The things you do for yourself are gone when you are gone, but the things you do for others remain as your legacy


The things you do for yourself are gone when you are gone, but the things you do for others remain as your legacy. – Kalu Kalu (unable to find Bio info – anyone?)

The Grinch reading to kids? Yes, that's what it says.

What does that mean?
This quote talks about motivation. If your motivation directed inward, to do things for your own benefit, they will go away when you are gone. Think of all the times people collected art, statues or other ancient artifacts. Have you heard of them? Do you know who owned the Mona Lisa before it ended up the Louvre?

If, however, your motivation is directed outward, to do things for the benefit of others, the quotes says, it will remain forever as your legacy. The art, statues and other ancient artifacts we are familiar with are all in museums, for everyone to see, enjoy and learn from. The Mona Lisa is famous for it’s beauty, and the Louvre is famous as the home of the Mona Lisa.

Why is altruism important?  
Altruism is defined at theFreeDictionary.com as being: “Unselfish concern for the welfare of others; selflessness.” This is at the heart of this quote. You are unselfishly doing something for the benefit others. Receiving a reward, whether it be in money or in publicity, is not your goal. Your goal is helping others, and if something nice happens to you, that’s a bonus.

I have found, as have most of the people with whom I have spoken, that focusing on others can, on occasion, result in a wonderful benefit for you. Even if nothing else good happens to you when you help others, you still get a warm feeling and peace of mind from your effort. That, to me, is worth quite a bit more than fame and fortune. How about you?

Where can I apply this in my life?
For those with family, doing for them would be the obvious starting point. At some age, your parents may need your help. My uncle put an addition on his house so he could care for his ageing mother. Perhaps they only need someone to stop by and clean once a week. Think of it as payback for all the years they cleaned up after you. 8)

If you have kids (or grand kids), you already know the true meaning of this quote, don’t you? Everything you do to help them becomes part of your legacy, whether it’s spending time with them, teaching them, even when you discipline them, you are forming their future, which is your legacy.

But what about others, for those who either don’t have family or have already taken care of that part of their lives? Check with the local houses of worship to see what kinds of assistance programs they are familiar with (or run) and see what you can do to help.

If our local food bank is any indicator, there’s a big need there. Bring some food, stop by to lend a hand or drop off some cash. This can be the ultimate feel-good move by you, as almost no one will know that you helped. But you will know and you will feel very good about having helped, right?

Have you ever served breakfast at a food kitchen or other food source for homeless or truly down-on-their-luck people? That can be a very moving experience, because you get to look at the people you’re helping, and they can see you. Some are bitter, but most are quite grateful, if a little shy.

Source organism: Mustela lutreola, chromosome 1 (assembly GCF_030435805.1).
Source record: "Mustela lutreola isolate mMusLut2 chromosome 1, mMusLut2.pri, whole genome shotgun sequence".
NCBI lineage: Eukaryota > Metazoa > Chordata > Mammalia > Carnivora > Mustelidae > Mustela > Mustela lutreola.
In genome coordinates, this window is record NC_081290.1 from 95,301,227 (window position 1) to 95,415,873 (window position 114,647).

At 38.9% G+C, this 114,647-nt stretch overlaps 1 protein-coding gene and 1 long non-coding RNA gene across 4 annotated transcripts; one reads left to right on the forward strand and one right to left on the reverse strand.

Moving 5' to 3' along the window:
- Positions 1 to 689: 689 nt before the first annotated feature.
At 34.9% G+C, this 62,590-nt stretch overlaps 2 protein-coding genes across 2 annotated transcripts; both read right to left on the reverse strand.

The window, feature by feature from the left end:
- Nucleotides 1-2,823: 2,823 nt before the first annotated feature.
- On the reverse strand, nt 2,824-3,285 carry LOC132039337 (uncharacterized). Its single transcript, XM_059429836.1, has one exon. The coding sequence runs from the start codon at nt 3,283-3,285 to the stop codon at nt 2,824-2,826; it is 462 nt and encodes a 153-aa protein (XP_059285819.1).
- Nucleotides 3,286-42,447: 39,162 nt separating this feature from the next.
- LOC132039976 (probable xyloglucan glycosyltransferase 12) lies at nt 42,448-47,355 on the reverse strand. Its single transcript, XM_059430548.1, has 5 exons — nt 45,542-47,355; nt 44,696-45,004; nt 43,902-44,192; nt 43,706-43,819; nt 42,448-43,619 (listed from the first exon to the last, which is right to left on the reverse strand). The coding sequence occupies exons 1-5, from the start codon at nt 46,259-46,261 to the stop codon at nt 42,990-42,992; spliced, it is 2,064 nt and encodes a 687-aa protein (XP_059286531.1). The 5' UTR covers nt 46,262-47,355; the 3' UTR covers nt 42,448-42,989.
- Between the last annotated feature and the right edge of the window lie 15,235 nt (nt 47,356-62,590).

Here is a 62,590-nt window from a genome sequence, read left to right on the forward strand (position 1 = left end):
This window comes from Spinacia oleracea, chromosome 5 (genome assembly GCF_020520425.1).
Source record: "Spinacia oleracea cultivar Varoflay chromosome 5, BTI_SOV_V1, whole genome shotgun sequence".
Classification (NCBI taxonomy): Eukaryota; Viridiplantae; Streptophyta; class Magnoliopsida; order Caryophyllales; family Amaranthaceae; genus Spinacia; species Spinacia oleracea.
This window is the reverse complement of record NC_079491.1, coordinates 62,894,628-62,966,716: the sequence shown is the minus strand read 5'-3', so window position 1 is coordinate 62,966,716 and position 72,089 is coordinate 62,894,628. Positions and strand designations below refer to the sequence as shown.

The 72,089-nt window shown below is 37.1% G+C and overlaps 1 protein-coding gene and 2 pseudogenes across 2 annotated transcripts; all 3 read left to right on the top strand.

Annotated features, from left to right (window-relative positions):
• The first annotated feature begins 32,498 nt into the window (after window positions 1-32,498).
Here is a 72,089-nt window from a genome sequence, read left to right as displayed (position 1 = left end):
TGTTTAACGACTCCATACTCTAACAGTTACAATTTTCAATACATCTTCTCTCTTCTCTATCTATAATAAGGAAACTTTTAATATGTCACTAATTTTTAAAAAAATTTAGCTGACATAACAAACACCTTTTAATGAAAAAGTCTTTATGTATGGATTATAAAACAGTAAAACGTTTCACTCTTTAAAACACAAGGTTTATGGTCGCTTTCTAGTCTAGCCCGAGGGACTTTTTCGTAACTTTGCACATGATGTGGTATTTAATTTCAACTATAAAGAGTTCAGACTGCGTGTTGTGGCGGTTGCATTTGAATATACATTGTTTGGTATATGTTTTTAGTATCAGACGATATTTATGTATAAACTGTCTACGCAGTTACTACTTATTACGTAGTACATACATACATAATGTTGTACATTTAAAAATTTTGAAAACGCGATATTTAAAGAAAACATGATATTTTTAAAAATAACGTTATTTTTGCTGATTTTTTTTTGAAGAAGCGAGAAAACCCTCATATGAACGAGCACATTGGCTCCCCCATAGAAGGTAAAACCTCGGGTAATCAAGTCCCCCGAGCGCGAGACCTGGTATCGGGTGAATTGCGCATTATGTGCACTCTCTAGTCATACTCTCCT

Even something as simple as going to the local library and volunteering to read books to visiting groups of children or shut-ins. Is that something you could do? My son is starting to do that, and is quite excited to start contributing to society and the kids.

What else can you do? What are some of your passions? Grab some paper and write down the three ways you like to help others. Take a moment and think about each in turn. Are they tied to a certain time of year, or are they something you can do all year long? Which is nearest and dearest to your heart or would help the most people?

Select the one you like the best, and do a little research. Where is the closest local branch? How do you get in touch and offer your services? Take a little time, figure out how much time, talent and treasure you can devote to this task. Make a preliminary plan, if you’re so inclined.

Now take action. Make a decision and do something. Get ready and get busy! Make a phone call, make an appointment, get started in some way, shape, or form. Don’t let the future catch you napping. Help others for nothing more than the good feeling you get inside.

From: Twitter, @iheartquotes
confirmed at : http://www.thequotefactory.com/quote-by/kalu-kalu/the-things-you-do-for-yourself/5048
Photo by Park County Library System

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About philosiblog

I am a thinker, who is spending some time examining those short twitter quotes in greater detail on my blog.
This entry was posted in altruism, compassion, giving, humanitarianism, kindness, setting an example and tagged , , , , . Bookmark the permalink.

3 Responses to The things you do for yourself are gone when you are gone, but the things you do for others remain as your legacy

  1. ScottShirley says:

    Great quote and insightful perspective. In my experiences…all people want to do good…but often times that lack the direction of motivation. You offer some nice suggestions that will hopefully help people overcome both of these obstacles. Keep up the good work!

  2. Ken says:

    That picture, apparently, is a post-‘how the Grinch stole Christmas’ Grinch, as he appears to be in the spirit of things, reading to the kiddies and all that.

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